Macbeth Quotes/Speaker/Meaning/Literary devices

So foul and fair a day I have not seen. (MacBeth) The day is foul due to the witches raising a storm, and fair because of Macbeth’s victories on the battlefield. Literary Devices: Macbeth uses alliteration with the repeating consonant sounds which make the words sound similar
The instruments of darkness tell us truths,Win us with honest trifles, to betray’sIn deepest consequence. (Banquo) Banquo is warning Macbeth that what seems fair could actually be the work of something foul. Literary device: Personification, darkness cannot tell us truths
If chance will have me king, why, chance may crown me without my stir. (Macbeth) Macbeth’s weak defense against his imagination is the hope that if destiny (“chance”) will have him to be king, then destiny will do the dirty work, and he won’t have to lift a finger. Themes: repetition
Yet do I fear thy nature; It is too full o’th’milk of human kindness to catch the nearest way. (Lady Macbeth) To Lady Macbeth, the “milk of human kindness” is distasteful stuff—no self-respecting man has any use for it. Therefore, when we use the phrase to approve someone’s compassion, we reverse the original sentiment.Literary Device: allusion
Look like th’innocent flower,But be the serpent under’t. (Lady MacBeth) She is trying to convince Macbeth to become a villain and murder King Duncan. She encourages him to play the fabulous, welcoming host to the King, so that no one will suspect his true intention — murder.Literary Device: methaphor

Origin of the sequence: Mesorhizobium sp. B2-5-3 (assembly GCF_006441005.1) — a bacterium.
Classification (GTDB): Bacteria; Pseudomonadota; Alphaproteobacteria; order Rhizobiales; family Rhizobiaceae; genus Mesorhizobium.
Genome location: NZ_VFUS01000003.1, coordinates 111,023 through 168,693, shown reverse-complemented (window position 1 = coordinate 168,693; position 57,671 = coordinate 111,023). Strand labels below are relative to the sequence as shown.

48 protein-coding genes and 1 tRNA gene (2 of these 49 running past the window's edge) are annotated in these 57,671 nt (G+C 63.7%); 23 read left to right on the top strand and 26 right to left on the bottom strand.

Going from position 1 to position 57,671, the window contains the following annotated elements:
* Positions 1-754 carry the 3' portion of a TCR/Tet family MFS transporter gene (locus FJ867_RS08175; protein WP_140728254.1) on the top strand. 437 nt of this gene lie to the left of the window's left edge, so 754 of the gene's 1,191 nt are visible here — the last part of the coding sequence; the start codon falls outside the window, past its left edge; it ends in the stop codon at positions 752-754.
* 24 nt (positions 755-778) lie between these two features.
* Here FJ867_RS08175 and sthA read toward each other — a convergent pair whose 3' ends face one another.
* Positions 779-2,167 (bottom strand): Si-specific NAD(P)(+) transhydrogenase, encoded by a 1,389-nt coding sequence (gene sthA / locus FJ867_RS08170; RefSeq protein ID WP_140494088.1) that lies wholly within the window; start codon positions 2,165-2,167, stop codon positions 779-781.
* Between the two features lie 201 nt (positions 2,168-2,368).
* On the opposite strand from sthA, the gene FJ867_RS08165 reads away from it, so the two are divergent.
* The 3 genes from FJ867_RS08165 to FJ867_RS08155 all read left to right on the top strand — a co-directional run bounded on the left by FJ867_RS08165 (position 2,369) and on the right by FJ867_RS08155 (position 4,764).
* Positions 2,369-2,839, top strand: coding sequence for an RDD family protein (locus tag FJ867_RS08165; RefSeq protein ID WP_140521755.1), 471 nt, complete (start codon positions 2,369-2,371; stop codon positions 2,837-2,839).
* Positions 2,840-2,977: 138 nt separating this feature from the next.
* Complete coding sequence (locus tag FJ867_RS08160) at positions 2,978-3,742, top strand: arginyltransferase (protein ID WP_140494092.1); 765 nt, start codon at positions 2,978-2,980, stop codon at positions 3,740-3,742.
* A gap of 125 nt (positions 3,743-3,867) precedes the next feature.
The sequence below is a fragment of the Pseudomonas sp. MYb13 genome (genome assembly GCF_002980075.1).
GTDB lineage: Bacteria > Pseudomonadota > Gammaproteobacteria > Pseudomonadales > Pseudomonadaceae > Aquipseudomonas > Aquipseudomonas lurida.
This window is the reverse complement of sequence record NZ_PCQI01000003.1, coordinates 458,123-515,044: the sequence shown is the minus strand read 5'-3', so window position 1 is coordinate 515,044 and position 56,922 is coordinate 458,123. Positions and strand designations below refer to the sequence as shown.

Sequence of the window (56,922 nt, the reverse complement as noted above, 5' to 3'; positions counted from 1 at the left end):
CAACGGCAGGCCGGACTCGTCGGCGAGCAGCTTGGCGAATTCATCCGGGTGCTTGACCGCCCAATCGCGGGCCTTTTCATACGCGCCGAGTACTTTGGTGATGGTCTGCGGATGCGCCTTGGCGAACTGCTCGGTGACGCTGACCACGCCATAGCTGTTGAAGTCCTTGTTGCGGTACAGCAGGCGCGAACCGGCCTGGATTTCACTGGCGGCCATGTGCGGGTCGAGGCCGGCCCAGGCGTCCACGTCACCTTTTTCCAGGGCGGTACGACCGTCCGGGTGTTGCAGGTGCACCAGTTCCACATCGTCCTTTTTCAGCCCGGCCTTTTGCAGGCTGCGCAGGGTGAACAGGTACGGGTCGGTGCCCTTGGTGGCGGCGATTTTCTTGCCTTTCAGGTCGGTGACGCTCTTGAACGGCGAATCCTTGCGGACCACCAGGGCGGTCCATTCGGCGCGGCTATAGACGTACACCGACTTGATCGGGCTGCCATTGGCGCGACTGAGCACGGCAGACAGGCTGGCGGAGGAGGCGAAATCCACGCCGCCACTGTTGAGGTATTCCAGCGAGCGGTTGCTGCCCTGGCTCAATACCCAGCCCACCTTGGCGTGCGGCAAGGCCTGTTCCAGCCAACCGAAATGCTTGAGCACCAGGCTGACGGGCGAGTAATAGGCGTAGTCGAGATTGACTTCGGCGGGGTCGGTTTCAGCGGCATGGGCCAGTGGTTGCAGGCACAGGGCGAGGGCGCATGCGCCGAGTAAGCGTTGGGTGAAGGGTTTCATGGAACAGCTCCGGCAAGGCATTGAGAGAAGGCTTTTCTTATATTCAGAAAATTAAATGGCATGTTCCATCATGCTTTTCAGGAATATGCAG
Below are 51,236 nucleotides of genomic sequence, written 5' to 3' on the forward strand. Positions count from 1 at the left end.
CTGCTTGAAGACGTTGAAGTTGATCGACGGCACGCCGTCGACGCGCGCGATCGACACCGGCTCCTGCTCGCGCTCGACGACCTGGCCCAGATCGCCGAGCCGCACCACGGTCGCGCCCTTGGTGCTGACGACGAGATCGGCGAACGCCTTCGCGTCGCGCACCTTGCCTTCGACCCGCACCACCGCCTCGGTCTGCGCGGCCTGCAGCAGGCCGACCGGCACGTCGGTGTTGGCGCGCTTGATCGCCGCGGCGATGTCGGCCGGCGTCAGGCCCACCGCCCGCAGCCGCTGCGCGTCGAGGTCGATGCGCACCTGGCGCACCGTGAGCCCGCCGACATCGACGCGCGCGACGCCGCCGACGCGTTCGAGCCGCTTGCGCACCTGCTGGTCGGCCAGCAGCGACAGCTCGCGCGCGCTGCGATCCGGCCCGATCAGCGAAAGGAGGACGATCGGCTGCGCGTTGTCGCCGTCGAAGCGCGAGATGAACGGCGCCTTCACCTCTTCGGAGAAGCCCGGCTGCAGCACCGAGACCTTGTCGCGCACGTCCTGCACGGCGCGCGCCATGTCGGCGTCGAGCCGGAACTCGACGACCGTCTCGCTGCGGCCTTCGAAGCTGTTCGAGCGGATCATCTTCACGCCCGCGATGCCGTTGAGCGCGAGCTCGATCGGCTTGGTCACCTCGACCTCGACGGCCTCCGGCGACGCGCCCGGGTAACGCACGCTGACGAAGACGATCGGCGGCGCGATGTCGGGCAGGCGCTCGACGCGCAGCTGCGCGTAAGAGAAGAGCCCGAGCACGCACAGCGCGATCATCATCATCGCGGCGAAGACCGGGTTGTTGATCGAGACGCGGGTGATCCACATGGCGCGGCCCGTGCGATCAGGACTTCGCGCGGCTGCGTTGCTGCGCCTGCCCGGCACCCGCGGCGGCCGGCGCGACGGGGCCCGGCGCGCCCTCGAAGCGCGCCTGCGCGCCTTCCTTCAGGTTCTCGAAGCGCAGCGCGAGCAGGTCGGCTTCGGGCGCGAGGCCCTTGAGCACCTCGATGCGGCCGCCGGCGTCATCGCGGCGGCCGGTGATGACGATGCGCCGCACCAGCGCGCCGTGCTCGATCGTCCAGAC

I have no spur to prick the sides of my intent, but only vaulting ambition… (MacBeth)Macbeth, trying to rationalize his impending murder of King Duncan, Unfortunately, as Macbeth has just explained to himself, there’s no real justification for the crime Literary Device: irony or methaphor?
Will all great Neptune’s ocean wash this blood clean from my hand? No, this my hand will rather the multitudinous seas incarnadine,Making the green one red. (MacBeth) Macbeth has come to recognize that his guilt can never be washed off, even if the blood can be washed from his hands. Literary Device: metaphor and hyperbole
I am in blood stepped in so far that, should I wade no more, returning were as tedious go o’er. (MacBeth) implying that Macbeth is detatched, unsympathetic, and icily cold about the awful crimes and murders that he has committed…that, while Lady Macbeth goes emotionally mad, Macbeth stays horribly, coldly sane.Literary Device: irony and metaphor
Out, damn’d spot! out, I say!—One; two: why, then’tis time to do’t.—Hell is murky.—Fie, my lord, fie, a soldier, and afeard? What need we fear who knows it, when none can call our pow’r to accompt?—Yet who would have thought the old man to have had so much blood in him? (Lady Macbeth) Her inability to sleep was foreshadowed in the voice that her husband thought he heard while killing the king—a voice crying out that Macbeth was murdering sleep. And her delusion that there is a bloodstain on her hand furthers the play’s use of blood as a symbol of guilt.Literary Device: repetition and alliteration

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